Child grooming cases increase as social media is criticised

Sexual grooming crimes rocket by a third as new figures reveal that online predators are switching from Facebook to Instagram to target vulnerable children

  • Number of child grooming cases has increased by more than a third, stats show
  • Social media apps are in the firing line, with the number on Instagram doubling
  • Children’s charity the NSPCC has called for better regulation to protect children

The number of online grooming crimes shot up by more than a third over the past year, according to new figures.

Police recorded 4,373 incidents of sexual communication with a child in the year to April, they showed, up from 3,217 in the previous 12 months.

Social media networks were used in three quarters of cases with the number of predators using Instagram more than doubling. 

The number of child grooming cases has increased by more than a third in the last year

The offence came into force only in the spring of 2017 and the figure obtained by the NSPCC children’s charity point to more than 7,500 cases of online grooming in two years.

For Instagram, there were 418 instances in the first year, 20% of the total given, compared to 929 in the second, 34% of the total.

For Facebook, the figures were 618 (30%) in the first year, down to 549 (20%) in 2018/19 

The NSPCC called on Boris Johnson to go ahead next year with an Online Harms Bill to bring in outside regulation of social networks and to introduce penalties for those that allow grooming attacks on children.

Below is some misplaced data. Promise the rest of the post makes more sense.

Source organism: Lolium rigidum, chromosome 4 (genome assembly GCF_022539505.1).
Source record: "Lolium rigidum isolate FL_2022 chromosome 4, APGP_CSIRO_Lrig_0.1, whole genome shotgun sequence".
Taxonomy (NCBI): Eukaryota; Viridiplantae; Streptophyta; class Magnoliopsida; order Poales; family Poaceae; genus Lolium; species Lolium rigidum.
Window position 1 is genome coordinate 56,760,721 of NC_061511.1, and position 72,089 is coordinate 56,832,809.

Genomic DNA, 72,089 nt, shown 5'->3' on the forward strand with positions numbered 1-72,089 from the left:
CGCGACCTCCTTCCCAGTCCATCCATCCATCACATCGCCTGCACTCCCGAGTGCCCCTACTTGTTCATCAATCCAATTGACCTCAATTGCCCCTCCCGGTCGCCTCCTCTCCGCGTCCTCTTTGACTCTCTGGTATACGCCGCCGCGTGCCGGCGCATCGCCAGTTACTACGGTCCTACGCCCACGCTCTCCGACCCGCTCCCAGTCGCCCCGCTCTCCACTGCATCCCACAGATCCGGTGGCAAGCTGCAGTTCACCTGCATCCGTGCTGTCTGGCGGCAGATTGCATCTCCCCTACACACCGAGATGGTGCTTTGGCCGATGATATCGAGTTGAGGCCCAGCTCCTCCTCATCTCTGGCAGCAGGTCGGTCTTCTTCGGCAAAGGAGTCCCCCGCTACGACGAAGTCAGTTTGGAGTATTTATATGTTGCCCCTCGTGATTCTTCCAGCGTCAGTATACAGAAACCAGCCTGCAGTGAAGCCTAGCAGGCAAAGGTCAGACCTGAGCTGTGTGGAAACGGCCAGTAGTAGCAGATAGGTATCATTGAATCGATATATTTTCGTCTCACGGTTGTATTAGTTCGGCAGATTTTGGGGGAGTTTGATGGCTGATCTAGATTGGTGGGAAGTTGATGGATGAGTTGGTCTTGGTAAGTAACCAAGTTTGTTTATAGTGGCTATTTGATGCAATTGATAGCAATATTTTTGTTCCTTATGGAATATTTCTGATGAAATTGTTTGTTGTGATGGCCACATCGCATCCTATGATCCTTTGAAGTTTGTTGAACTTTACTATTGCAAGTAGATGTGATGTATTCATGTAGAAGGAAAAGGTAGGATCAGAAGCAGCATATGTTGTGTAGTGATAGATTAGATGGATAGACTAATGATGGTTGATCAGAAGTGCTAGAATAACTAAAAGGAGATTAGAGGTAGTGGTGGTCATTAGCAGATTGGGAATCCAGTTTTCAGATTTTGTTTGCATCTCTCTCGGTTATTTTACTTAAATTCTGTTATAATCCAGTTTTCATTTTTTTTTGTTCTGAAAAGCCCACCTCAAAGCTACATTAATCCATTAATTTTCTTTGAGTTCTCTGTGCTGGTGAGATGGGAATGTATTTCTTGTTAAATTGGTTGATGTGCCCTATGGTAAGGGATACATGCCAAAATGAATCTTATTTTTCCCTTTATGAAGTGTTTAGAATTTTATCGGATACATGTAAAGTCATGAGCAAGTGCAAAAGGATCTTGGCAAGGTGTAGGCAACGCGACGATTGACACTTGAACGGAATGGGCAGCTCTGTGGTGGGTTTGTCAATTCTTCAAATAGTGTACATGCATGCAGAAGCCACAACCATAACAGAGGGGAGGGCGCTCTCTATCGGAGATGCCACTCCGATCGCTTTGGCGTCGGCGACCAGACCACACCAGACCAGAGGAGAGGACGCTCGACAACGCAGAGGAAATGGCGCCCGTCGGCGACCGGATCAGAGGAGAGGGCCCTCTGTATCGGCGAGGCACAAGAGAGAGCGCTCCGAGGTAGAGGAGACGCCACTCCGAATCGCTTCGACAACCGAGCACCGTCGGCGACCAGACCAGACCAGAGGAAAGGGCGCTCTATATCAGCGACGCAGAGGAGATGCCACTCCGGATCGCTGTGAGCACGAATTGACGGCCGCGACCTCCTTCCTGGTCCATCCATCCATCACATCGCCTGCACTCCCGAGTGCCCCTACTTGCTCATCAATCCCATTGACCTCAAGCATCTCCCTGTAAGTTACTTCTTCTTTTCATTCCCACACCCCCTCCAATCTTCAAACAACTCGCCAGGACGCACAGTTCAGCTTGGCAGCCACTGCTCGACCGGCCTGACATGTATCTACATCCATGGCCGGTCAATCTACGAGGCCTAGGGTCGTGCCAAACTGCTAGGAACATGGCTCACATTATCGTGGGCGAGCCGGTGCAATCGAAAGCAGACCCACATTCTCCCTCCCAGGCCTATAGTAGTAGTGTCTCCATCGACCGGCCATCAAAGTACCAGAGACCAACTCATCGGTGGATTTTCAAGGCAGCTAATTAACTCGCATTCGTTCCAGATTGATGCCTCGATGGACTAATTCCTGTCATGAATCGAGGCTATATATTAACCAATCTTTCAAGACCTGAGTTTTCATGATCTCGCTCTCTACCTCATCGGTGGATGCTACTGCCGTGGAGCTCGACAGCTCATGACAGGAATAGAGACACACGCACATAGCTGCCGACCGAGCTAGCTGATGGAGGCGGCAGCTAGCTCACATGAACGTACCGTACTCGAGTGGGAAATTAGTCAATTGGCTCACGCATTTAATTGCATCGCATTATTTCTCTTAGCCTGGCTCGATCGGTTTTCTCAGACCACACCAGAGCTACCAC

Its chief Peter Wanless said: ‘It is now clearer than ever that Government has no time to lose in getting tough on these tech firms.

‘Despite the huge amount of pressure that social networks have come under to put basic protections in place, children are being groomed and abused on their platforms every single day. 

‘These figures are yet more evidence that social networks simply won’t act unless they are forced to by law. The Government needs to stand firm and bring in regulation without delay.’


The figures, obtained through Freedom of Information requests to the 43 police forces in England and Wales, showed that the number of recorded online grooming instances in which Instagram was the system used nearly doubled from 418 in the year to April 2018, a fifth of all offences, to 929 in the year to April 2019. 

This was 34 per cent, more than a third, of all recorded online grooming cases.

Facebook itself carried 20 per cent of all recorded online grooming attacks; Snapchat 16 per cent; and WhatsApp four per cent. The four networks, all owned by Facebook, together facilitated 74 per cent of all online grooming crimes.

The sexual communication law, passed by Parliament in the 2015 Serious Crime Act, makes it a crime for an adult to send an e-mail, text message or written note, or to speak to a child under 16 with the aim of sexual gratification. It carries a maximum sentence of two years’ jail and anyone convicted goes into the Sex Offenders Register.

Last year then-Home Secretary Sajid Javid announced that he would act to rein in tech firms if they failed to do more to protect children. Earlier this year ministers released proposals for ‘online harms’ protection in a White Paper which suggested an independent regulator with powers to enforce a code of practice for social networks.

Campaigners are calling for punishments for tech firms who fail to protect children

The regulator would have enforcement powers including the ability to fine companies that break the rules, and possible additional powers would include fines for individual company directors. The regulator could also have the power to force internet service providers to block sites that break the rules.

The NSPCC yesterday called for further actions including a requirement for social media networks to scan their traffic for suspicious behaviour, to share information on abusers with rival networks; and to stop making friend suggestions to youngsters, on the grounds that these help groomers find and target children.

It also called for new criminal offences for networks that commit gross breaches of the regulations.


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